(CNN) - Arcane ideals of sportsmanship often seem out of time in a modern world of professional sport in which doping, match-fixing, handballs and controversies over referees, umpires and technology long ago clouded the Corinthian spirit to which purists still cling.
Given that cycling has long been tarnished by allegations over doping - arguably the most cynical and premeditated way in which a competitor can seek to gain an advantage over a rival - casual followers of the sport might have assumed that a sense of fair play had gone the way of the penny farthing.
This after all, is the sport whose governing body announced the introduction of scanners ahead of this year’s Tour de France to check for so-called “mechanical doping” - the use of hidden engines on bikes.
Yet, perhaps more than their contemporaries in many other sports, cyclists are still expected to adhere to a code of honor dictated by the traditions and rituals of the “peloton” - and never more so than during the Tour de France.
For riders, fans and scholars of the Tour’s history, the overall leader’s yellow jersey is a sacrosanct symbol which should not be sullied by allegations of misconduct.
That is what defending champion Alberto Contador is accused of having done on Monday when, on the slopes of the Pyrenees, he appeared to launch an attack at the exact moment that his main rival and “maillot jaune” wearer Andy Schleck’s chain came off.
Tour tradition dictates that if the yellow jersey holder or a contender for overall victory in the race is delayed by a crash or mechanical mishap, his main rivals should wait for him to rejoin the group, the theory being that a great champion should win fairly and squarely, rather than benefiting from the misfortune of others.
It is a practice which has been habitually honored down the years, with Lance Armstrong and his main rival Jan Ullrich making a virtue of waiting for one another during the American’s long years of dominance.
Earlier in this year’s race, Schleck and others benefited from the tradition following a crash during an accident-strewn stage in which senior riders slowed the peloton to allow those affected to catch up, with yellow jersey wearer Fabian Cancellera even negotiating with race officials to cancel the traditional sprint finish because of the unusual circumstances.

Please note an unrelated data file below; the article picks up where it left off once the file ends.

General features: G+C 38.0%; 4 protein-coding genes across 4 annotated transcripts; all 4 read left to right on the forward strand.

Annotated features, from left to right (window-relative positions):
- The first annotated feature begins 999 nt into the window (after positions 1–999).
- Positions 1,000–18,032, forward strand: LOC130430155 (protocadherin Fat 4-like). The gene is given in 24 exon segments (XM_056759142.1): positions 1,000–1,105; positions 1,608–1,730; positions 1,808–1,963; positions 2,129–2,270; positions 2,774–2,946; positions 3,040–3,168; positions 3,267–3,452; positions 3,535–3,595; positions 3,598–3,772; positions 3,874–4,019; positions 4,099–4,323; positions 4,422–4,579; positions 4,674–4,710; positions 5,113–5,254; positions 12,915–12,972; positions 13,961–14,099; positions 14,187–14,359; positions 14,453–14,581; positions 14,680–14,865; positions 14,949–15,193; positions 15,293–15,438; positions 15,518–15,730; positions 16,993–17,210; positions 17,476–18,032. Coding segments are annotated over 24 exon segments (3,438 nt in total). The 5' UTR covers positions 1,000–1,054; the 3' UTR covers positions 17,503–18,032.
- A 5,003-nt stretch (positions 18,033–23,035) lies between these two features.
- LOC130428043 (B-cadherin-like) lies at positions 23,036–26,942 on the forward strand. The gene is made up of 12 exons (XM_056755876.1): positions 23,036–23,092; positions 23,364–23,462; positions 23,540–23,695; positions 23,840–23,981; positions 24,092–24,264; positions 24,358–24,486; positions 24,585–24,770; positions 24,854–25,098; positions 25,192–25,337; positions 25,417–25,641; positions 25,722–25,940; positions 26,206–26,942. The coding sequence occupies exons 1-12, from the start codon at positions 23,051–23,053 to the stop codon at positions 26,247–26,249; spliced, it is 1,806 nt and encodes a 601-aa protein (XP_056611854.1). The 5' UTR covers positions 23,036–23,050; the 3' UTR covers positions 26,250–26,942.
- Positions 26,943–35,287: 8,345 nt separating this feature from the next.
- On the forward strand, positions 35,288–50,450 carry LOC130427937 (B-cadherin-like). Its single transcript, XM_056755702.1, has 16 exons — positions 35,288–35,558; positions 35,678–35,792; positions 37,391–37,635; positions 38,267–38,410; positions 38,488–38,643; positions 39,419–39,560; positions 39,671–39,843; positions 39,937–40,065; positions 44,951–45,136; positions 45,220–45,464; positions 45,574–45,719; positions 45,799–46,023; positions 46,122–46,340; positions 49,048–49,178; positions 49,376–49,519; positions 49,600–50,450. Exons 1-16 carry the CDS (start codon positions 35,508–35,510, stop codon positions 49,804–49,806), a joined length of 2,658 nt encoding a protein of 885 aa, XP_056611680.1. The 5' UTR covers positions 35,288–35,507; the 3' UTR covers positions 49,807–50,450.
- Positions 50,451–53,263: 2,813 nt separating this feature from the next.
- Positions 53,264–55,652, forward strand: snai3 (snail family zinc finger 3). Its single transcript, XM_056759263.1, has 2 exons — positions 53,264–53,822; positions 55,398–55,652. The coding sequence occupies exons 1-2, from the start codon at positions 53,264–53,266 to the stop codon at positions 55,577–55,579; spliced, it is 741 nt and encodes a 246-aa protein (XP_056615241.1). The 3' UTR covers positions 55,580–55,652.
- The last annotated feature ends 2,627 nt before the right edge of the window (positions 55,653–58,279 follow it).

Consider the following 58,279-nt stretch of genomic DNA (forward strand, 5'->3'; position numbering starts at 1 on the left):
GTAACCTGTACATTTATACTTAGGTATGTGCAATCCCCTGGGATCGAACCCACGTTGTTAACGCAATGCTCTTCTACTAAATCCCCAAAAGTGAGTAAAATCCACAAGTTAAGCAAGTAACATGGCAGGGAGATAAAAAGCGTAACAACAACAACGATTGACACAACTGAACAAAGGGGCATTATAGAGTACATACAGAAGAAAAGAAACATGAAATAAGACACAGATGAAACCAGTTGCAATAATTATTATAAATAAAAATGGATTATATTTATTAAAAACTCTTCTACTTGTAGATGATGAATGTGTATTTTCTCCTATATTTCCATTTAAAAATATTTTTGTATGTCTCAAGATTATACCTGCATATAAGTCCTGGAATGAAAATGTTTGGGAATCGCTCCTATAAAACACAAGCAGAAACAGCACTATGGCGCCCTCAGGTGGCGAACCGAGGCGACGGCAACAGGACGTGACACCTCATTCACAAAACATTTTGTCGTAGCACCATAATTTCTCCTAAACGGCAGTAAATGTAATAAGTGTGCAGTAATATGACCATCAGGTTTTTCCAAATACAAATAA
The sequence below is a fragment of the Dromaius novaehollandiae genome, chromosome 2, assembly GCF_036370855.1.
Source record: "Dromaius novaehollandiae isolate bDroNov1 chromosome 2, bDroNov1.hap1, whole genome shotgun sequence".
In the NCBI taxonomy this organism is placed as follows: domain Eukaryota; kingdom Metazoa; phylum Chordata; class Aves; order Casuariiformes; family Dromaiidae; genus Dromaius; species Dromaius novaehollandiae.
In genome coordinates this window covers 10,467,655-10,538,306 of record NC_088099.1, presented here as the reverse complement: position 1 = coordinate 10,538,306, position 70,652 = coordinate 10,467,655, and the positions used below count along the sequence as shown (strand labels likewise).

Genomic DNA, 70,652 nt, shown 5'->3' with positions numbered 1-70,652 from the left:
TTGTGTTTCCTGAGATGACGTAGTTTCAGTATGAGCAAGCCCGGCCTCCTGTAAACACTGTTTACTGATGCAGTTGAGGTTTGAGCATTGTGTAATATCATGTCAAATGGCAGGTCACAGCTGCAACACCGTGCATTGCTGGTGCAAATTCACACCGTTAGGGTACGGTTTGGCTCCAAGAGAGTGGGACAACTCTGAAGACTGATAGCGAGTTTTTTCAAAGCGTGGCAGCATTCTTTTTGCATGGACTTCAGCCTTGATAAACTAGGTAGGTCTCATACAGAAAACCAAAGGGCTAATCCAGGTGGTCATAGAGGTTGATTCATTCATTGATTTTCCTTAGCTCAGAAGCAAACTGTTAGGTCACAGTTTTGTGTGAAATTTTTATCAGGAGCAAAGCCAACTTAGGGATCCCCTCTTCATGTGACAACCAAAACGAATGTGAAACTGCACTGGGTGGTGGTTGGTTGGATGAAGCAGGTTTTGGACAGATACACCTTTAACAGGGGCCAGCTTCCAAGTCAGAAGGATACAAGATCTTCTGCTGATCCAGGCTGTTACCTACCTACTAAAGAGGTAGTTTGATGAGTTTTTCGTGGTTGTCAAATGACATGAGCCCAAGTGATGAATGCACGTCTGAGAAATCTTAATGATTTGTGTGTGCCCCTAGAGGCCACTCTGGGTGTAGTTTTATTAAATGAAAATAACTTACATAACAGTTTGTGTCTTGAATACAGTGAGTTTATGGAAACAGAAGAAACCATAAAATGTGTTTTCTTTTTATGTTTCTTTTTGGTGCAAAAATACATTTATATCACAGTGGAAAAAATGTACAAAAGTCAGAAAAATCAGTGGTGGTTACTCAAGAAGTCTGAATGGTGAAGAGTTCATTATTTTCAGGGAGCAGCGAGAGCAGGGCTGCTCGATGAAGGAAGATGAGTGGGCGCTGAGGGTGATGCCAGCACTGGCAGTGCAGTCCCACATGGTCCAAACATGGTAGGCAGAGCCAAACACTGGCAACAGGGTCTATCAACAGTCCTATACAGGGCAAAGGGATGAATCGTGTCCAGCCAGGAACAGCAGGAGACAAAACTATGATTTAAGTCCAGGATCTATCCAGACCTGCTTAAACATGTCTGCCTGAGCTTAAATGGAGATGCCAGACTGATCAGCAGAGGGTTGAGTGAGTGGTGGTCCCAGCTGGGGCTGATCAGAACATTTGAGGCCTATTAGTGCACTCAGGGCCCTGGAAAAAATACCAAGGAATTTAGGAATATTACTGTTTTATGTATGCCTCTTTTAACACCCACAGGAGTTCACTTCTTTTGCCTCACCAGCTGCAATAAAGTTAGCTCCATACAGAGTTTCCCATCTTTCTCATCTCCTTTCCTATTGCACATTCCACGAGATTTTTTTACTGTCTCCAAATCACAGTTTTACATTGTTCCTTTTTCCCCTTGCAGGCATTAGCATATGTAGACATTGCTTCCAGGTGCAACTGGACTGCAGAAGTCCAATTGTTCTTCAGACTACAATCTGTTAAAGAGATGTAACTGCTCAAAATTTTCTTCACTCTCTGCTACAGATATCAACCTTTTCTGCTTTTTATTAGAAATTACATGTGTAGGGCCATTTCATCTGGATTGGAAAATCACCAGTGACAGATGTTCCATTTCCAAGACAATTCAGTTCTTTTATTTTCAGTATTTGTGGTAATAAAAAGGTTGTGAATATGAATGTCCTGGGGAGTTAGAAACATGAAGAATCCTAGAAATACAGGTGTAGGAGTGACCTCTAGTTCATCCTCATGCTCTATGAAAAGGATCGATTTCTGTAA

By the time he reached the finish on Monday, Contador had gained enough seconds over Schleck to inherit the overall lead and cycling fans were in no doubt the Spaniard had stolen an unfair advantage over his rival, booing him as he was presented with the yellow jersey.
An angry Schleck meanwhile simply vowed revenge, saying: “I wouldn't want to take the jersey like that. I'm not the jury, but for sure those guys wouldn't get the fair play award from me today.”
Contador initially denied wrongdoing, claiming that he had launched his counterattack before Schleck’s chain came off and that he had passed him before he knew what had happened.
But he took a more conciliatory tone in a YouTube apology on Tuesday, admitting that he may have been in the wrong: “The race was in full gear and, well, maybe I made a mistake. I'm sorry. At a time like that all you think about is riding as fast as you can. I'm not happy, in the sense that, to me, fair play is very important.”
Yet even the cycling world is split over whether Contador was right to attack. Some initially suggested that Schleck;s misfortune was owing to the lack of a chain guard - a piece of equipment some riders choose not to use because of the extra weight. But in an interview with the UK's ITV, a Saxobank mechanic said Schleck's bike had been fitted with a chain guard but it had become bent.
What’s more, the incident happened in the heat of the attack, as Schleck, the superior climber, attempted to put Contador under real pressure for the first time in the race. Was the chain slippage then a consequence of the moment?
This after all was one of the most crucial and potentially decisive climbs on the Tour route; not a point when the peloton is rolling through sunflower fields with nothing at stake, when taking advantage of the yellow jersey wearer’s misfortune would have been unthinkable. Great riders are expected to lock horns and race, rather than admire the scenery, when they reach the mountains.
Still, Contador’s critics will argue that his attack can only tarnish his likely victory next weekend in Paris. While Schleck is considered a better climber, Contador is the better all round rider and, having lived with the Luxemburger in the Alps and the Pyrenees, the two-time winner had been expected to gain a decisive advantage in next Saturday’s final time trial, a discipline in which he excels.
There are few competitors in any sport who would disagree that winning is everything - but Contador may be starting to realize that supremacy on a bicycle is the easy part when it comes to riding like a champion.